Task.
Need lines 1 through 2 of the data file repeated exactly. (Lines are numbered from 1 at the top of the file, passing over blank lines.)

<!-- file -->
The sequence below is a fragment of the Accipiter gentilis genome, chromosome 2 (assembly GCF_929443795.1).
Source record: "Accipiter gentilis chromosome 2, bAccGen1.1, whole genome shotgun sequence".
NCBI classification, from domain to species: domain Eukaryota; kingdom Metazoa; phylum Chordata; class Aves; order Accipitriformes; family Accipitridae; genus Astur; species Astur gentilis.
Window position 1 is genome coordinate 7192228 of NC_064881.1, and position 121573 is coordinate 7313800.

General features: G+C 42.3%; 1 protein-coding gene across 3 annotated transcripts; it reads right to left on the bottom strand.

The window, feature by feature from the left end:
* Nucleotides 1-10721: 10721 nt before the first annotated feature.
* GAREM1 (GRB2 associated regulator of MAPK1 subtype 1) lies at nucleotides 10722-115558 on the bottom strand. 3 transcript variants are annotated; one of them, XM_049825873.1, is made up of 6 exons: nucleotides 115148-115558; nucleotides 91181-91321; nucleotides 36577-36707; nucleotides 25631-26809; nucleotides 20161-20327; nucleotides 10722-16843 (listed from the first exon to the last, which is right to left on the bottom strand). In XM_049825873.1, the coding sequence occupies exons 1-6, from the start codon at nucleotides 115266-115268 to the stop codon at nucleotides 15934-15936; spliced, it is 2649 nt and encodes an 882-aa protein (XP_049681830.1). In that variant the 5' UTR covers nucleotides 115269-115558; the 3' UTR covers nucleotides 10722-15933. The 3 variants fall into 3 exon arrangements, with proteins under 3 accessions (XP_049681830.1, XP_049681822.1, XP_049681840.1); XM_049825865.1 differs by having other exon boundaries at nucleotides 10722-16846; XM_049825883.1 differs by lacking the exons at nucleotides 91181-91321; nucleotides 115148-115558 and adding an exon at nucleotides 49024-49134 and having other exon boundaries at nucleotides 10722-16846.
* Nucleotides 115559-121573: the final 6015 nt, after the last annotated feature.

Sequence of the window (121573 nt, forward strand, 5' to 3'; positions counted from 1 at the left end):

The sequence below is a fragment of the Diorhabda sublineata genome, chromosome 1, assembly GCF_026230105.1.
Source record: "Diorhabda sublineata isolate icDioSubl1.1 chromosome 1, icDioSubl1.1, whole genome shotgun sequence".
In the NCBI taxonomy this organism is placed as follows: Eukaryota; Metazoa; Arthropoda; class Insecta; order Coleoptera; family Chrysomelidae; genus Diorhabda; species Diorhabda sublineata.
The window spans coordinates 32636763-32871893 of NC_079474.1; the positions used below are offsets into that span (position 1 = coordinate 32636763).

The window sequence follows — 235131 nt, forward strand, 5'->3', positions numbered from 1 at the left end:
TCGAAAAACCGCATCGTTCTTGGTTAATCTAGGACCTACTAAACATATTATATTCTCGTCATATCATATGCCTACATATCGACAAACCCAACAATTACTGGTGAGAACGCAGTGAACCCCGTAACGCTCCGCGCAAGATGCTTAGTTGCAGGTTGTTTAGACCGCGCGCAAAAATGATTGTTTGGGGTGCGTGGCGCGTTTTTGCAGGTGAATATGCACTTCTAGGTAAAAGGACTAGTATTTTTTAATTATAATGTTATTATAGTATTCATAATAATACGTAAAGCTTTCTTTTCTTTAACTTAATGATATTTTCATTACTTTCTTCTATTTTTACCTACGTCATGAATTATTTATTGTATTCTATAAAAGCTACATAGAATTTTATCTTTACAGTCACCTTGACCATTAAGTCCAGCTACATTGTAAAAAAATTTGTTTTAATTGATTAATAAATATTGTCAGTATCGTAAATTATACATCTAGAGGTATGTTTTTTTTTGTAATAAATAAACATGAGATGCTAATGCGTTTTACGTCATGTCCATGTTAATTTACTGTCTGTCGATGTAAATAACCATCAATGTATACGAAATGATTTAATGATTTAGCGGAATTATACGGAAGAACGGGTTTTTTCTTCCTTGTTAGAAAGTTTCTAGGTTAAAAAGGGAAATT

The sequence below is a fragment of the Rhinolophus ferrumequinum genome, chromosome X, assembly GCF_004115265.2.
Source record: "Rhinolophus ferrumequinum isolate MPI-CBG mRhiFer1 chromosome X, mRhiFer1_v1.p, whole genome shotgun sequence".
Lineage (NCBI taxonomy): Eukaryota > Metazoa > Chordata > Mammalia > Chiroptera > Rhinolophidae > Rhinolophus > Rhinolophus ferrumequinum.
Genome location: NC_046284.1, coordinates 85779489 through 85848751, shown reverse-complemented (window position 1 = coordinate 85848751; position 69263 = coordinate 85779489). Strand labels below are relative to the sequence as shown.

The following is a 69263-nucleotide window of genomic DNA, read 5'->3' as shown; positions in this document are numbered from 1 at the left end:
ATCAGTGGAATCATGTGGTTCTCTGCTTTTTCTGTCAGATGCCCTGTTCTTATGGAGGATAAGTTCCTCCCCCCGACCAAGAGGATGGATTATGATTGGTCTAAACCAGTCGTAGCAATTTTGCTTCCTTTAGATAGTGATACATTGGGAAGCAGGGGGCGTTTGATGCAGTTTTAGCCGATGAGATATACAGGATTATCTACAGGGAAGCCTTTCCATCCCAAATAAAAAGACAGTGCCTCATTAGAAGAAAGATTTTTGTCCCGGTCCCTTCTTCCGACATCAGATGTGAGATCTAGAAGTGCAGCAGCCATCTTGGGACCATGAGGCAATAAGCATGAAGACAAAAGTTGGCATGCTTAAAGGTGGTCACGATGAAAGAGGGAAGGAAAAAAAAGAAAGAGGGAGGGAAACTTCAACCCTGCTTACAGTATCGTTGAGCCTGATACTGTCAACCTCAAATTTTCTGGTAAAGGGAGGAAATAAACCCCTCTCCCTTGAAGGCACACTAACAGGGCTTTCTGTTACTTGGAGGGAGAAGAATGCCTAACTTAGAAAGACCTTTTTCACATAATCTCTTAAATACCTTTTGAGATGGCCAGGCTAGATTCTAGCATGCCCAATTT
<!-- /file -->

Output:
The sequence below is a fragment of the Accipiter gentilis genome, chromosome 2 (assembly GCF_929443795.1).
Source record: "Accipiter gentilis chromosome 2, bAccGen1.1, whole genome shotgun sequence".